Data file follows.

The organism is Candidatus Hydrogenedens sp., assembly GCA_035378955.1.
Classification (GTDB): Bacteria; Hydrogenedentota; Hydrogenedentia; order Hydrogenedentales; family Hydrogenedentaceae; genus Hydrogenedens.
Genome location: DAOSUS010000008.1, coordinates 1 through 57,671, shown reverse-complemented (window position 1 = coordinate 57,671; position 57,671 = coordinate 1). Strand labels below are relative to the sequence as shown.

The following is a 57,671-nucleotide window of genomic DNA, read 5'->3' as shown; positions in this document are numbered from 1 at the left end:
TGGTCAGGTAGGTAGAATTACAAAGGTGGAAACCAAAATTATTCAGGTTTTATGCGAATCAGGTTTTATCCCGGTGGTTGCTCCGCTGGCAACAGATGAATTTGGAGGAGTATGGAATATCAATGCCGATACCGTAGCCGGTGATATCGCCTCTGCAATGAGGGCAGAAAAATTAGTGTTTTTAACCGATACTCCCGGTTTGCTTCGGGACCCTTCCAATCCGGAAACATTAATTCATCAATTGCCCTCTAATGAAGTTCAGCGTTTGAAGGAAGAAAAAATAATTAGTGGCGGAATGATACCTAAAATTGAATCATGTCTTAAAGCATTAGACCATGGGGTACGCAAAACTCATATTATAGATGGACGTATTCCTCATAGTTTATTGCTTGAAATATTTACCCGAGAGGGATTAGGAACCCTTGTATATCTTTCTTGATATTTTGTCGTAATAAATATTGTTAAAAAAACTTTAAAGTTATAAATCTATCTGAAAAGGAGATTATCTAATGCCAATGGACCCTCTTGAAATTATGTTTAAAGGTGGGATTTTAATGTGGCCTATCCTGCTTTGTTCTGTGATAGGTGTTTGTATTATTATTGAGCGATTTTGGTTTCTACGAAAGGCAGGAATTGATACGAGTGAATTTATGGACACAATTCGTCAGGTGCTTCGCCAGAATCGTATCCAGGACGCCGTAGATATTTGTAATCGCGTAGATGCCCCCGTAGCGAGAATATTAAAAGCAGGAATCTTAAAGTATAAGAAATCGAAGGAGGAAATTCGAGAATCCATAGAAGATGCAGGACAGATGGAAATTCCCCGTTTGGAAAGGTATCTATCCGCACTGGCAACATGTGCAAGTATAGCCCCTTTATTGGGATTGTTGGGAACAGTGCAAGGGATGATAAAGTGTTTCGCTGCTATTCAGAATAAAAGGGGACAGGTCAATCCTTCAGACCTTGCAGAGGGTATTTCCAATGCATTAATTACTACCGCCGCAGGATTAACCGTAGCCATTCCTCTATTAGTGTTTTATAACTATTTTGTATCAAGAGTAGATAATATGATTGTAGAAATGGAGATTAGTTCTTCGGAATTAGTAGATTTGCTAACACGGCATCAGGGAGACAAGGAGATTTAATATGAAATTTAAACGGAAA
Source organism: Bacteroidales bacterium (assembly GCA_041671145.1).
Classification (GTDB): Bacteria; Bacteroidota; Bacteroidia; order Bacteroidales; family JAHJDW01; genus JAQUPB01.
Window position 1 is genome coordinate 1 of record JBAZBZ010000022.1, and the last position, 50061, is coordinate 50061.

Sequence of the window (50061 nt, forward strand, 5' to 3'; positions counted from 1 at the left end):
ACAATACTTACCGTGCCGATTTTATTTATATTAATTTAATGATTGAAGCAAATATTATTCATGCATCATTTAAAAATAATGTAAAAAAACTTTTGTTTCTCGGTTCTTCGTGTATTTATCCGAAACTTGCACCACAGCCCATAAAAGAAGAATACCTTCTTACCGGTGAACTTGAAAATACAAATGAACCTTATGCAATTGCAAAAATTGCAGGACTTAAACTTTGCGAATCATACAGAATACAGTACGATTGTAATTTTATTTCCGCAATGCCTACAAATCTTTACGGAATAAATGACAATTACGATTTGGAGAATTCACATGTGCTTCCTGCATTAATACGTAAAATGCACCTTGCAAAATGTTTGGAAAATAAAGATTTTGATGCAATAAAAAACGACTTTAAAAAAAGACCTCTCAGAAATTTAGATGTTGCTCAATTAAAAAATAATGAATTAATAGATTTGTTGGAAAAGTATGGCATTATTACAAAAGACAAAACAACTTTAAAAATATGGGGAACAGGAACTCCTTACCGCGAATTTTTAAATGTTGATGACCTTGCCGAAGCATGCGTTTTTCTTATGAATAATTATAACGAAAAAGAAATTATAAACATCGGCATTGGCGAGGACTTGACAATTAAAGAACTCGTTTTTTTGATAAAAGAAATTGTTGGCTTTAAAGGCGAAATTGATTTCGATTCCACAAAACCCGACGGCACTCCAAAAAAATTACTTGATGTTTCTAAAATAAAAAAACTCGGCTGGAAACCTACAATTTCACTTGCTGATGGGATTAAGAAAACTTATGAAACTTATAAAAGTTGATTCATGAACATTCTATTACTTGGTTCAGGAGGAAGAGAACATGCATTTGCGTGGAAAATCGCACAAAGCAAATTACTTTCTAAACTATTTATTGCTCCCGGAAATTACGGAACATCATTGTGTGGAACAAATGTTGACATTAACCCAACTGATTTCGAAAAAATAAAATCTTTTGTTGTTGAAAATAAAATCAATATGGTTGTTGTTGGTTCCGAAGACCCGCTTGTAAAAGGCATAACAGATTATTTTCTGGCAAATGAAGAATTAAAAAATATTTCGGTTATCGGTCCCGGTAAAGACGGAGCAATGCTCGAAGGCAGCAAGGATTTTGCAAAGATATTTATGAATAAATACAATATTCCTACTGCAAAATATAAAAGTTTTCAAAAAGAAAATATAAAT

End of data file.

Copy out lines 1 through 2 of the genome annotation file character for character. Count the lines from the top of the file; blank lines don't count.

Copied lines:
The organism is Candidatus Hydrogenedens sp., assembly GCA_035378955.1.
Classification (GTDB): Bacteria; Hydrogenedentota; Hydrogenedentia; order Hydrogenedentales; family Hydrogenedentaceae; genus Hydrogenedens.